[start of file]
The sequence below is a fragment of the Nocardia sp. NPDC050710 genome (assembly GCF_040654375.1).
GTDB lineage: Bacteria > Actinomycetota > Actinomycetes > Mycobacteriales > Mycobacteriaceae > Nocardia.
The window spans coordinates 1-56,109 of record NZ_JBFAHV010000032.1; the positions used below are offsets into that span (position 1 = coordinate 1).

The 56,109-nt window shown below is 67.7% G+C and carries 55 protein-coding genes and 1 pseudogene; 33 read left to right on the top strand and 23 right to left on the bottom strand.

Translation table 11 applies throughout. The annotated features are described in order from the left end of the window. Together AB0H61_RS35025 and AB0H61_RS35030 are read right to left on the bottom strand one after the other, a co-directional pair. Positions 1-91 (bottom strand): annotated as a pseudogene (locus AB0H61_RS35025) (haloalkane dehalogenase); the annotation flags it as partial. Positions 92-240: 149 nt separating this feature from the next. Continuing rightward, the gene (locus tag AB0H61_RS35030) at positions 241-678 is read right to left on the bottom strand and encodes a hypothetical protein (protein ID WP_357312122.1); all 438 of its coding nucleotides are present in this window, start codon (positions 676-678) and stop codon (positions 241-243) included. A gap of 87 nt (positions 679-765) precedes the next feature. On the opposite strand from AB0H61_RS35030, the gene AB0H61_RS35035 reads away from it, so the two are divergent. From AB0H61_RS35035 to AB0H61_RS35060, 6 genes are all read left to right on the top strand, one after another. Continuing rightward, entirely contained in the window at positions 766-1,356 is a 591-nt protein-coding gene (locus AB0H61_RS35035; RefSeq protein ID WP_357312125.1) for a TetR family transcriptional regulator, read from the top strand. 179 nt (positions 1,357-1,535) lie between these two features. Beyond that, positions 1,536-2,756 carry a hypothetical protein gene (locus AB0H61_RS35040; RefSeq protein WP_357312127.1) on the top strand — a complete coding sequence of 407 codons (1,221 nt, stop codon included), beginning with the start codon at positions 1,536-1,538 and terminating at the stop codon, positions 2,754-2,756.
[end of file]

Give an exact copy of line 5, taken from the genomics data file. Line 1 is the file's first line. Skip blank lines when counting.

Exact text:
Translation table 11 applies throughout. The annotated features are described in order from the left end of the window. Together AB0H61_RS35025 and AB0H61_RS35030 are read right to left on the bottom strand one after the other, a co-directional pair. Positions 1-91 (bottom strand): annotated as a pseudogene (locus AB0H61_RS35025) (haloalkane dehalogenase); the annotation flags it as partial. Positions 92-240: 149 nt separating this feature from the next. Continuing rightward, the gene (locus tag AB0H61_RS35030) at positions 241-678 is read right to left on the bottom strand and encodes a hypothetical protein (protein ID WP_357312122.1); all 438 of its coding nucleotides are present in this window, start codon (positions 676-678) and stop codon (positions 241-243) included. A gap of 87 nt (positions 679-765) precedes the next feature. On the opposite strand from AB0H61_RS35030, the gene AB0H61_RS35035 reads away from it, so the two are divergent. From AB0H61_RS35035 to AB0H61_RS35060, 6 genes are all read left to right on the top strand, one after another. Continuing rightward, entirely contained in the window at positions 766-1,356 is a 591-nt protein-coding gene (locus AB0H61_RS35035; RefSeq protein ID WP_357312125.1) for a TetR family transcriptional regulator, read from the top strand. 179 nt (positions 1,357-1,535) lie between these two features. Beyond that, positions 1,536-2,756 carry a hypothetical protein gene (locus AB0H61_RS35040; RefSeq protein WP_357312127.1) on the top strand — a complete coding sequence of 407 codons (1,221 nt, stop codon included), beginning with the start codon at positions 1,536-1,538 and terminating at the stop codon, positions 2,754-2,756.